I know that sounds strange coming from a journalist, but bear with me as I start at the beginning.
Growing up, my mom never watched the news. She didn’t read the paper, either, except for the announcements section to see the weddings, which I came to love doing as well. My dad, on the other hand, watched the news and read the paper every day.
Early on, I took after my dad. I don’t really remember watching the news, but I know I must have, and I also enjoyed true crime shows like he did. Remember the creepy host on Unsolved Mysteries? I watched that show All. The. Time. There’s no way I could watch it now. I also distinctly remember watching, with my dad, the documentary or re-enactment of Colin Thatcher’s murder of his wife, JoAnn. I would have been in elementary school. I remember my mom coming in and ushering me out before they actually showed anything, but I got the drift.
It would make sense, then, to become a journalist, so that’s what I did. And to her credit, when I worked at CBC Saskatchewan, MBC Radio, and now Eagle Feather News, my mom listened to and read every one of my stories if she was able. Even the awful ones.
In the beginning, the awful ones didn’t phase me. And in addition to covering them, I’d read mostly non-fiction books and watch documentaries about war. I remember watching Shooting Dogs with a friend at the Broadway Theatre. There’s a scene where a mom is hiding in the grass with her tiny baby. Her baby cries, so the Hutu militia find them and kill them. My friend (who is a mother) bawled. I did not. Now there is no way I could watch that film.
I hit a turning point at MBC. I covered three stories in one week about residential schools. One particular event was a screening of survivors telling their stories. An elderly man recounted being so scared at the school and soiling himself, and how he was held upside down out of a two-story window as punishment. I called my mom as soon as I got to my car, bawling, asking, How could we do this to people?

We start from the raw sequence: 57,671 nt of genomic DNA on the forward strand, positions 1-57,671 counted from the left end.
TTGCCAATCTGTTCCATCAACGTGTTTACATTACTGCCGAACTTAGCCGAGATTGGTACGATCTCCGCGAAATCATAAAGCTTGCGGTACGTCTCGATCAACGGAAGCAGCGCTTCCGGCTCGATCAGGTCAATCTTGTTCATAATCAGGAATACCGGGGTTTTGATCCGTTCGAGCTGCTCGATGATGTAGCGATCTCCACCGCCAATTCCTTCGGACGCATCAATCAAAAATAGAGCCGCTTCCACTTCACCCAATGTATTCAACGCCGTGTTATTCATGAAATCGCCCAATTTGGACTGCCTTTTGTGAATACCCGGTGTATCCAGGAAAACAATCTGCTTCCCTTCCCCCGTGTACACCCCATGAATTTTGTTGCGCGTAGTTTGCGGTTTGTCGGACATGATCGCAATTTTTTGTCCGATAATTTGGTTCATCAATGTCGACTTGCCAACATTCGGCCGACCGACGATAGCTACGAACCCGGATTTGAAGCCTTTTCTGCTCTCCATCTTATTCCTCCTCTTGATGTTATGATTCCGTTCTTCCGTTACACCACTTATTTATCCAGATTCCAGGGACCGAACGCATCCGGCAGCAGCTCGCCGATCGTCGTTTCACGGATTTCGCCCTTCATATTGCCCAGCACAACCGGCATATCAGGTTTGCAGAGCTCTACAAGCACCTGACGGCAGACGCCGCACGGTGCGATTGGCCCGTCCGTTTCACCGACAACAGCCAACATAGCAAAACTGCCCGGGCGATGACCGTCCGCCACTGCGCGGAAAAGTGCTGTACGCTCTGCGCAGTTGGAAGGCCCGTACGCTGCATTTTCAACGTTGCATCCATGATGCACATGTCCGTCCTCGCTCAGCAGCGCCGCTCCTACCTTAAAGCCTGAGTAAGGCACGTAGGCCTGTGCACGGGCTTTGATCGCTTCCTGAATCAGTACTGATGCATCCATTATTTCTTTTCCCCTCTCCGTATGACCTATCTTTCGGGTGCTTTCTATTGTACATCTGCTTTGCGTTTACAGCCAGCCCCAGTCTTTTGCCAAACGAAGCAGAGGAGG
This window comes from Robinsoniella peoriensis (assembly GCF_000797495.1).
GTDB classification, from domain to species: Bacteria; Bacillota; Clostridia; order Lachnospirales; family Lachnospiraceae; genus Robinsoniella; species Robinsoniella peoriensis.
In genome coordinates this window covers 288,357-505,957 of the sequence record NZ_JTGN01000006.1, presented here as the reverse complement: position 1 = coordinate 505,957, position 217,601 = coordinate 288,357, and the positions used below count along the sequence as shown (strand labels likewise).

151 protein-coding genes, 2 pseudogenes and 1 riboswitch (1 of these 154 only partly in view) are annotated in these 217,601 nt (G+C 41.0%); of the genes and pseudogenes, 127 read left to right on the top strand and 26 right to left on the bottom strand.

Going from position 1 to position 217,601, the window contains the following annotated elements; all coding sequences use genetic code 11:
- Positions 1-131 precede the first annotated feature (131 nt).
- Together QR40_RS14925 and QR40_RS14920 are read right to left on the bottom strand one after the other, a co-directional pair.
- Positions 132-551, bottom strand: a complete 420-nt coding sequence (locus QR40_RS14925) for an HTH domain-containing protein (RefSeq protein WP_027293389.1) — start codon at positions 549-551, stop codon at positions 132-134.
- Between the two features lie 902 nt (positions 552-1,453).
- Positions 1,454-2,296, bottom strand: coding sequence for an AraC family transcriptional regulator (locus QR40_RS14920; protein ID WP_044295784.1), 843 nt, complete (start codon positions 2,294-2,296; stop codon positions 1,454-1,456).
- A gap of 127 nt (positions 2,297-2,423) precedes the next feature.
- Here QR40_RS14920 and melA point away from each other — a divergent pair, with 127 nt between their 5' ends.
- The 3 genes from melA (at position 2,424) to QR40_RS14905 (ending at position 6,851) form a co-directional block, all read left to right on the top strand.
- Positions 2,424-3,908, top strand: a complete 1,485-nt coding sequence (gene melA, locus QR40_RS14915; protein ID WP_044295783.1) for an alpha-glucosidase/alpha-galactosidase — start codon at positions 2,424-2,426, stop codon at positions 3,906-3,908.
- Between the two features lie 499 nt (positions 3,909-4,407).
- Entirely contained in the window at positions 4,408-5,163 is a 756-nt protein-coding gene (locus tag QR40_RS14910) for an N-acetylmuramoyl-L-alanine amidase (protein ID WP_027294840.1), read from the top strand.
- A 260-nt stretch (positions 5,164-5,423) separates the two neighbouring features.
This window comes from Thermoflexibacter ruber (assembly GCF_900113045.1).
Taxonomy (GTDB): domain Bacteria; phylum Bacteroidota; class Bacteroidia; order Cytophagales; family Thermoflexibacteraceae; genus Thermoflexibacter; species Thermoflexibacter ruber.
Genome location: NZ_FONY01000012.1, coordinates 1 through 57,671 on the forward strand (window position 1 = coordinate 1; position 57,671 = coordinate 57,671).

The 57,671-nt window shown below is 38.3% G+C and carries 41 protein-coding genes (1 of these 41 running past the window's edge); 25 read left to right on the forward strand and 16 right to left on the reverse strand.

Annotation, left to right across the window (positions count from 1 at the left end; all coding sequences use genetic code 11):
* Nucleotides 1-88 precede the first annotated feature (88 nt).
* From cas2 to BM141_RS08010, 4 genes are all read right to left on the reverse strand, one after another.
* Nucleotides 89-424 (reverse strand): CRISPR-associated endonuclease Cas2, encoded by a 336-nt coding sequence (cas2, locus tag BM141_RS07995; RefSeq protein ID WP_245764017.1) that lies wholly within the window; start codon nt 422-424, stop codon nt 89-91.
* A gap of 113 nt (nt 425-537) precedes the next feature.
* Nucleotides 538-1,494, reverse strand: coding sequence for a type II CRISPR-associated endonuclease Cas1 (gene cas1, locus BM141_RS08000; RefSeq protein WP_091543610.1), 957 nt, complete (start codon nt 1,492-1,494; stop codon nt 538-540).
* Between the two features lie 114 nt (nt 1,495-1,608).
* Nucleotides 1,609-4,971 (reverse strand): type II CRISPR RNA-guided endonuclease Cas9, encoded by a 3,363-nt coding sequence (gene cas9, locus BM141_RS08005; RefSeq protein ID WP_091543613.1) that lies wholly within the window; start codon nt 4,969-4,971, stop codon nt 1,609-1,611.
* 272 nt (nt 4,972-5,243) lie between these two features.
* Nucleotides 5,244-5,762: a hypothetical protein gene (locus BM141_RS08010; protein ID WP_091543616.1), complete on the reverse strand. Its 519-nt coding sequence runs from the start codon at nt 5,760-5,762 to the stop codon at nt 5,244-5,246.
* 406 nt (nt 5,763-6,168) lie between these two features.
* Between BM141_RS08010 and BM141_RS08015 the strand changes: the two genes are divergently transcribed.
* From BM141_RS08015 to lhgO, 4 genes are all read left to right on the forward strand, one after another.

That week created a crack in my former steely resolve. It cracked further when I covered two murder trials, one where a man was convicted of raping and killing an Aboriginal woman, and the other of Curt Dagenais, the man convicted of killing two RCMP officers and trying to kill a third. The survivor’s testimony was haunting.
After that, I had to go to counselling.
Fast forward to now, and I’m done. When every newspaper and news outlet was showing the photo of Alan Kurdi, the Syrian toddler who drowned as he and his family tried to escape to find a better life, my heart broke, as I’m sure yours did. I hugged my little guy closer. My husband, APB, said he refused to look. But how could you miss the photo? It was EVERYWHERE.
And now we hear a 2-year-old girl and her father have been murdered. APB told me, “Don’t read the story, don’t read the details.” And I haven’t, and I won’t. I don’t need, nor do I want, to know. I knew it had happened because I went to Facebook to unwind and do something mindless like look at your photos, and instead I saw the headline shared 20 times.
And so now I understand. I totally get it. I used to say to my mom she was burying her head in the sand by not watching the news and not knowing what was going on in the world (although I would say my mom somehow did know what was going on anyway), and she said she was fine with that. And guess what? I’m fine with it, too. It only serves to break my heart into a million pieces.
The only positive that comes out of these awful stories is it forces us, in the case of Syria, to do something, which has always been my argument for watching/reading/telling the news. The only positive to come out of reading a story about someone murdering a 2-year-old is it makes us feel so grateful for our own lives, but we shouldn’t need such a horrible tragedy to practice gratitude.
Last night, and tonight, and nights moving forward, I told myself I would not complain or be upset no matter how many times my baby woke, needing to be comforted. At least he is with me and I can hold him in my arms, rather than only in my heart. May we all be grateful for what we have and practice love, patience, and empathy as much as we can each day…with our children, our partners, our friends, ourselves, and with strangers. That is how we will make a difference in the world. It’s not burying our heads in the sand, as I once thought, either. It’s making your immediate world, and therefore the rest of the world, a better place.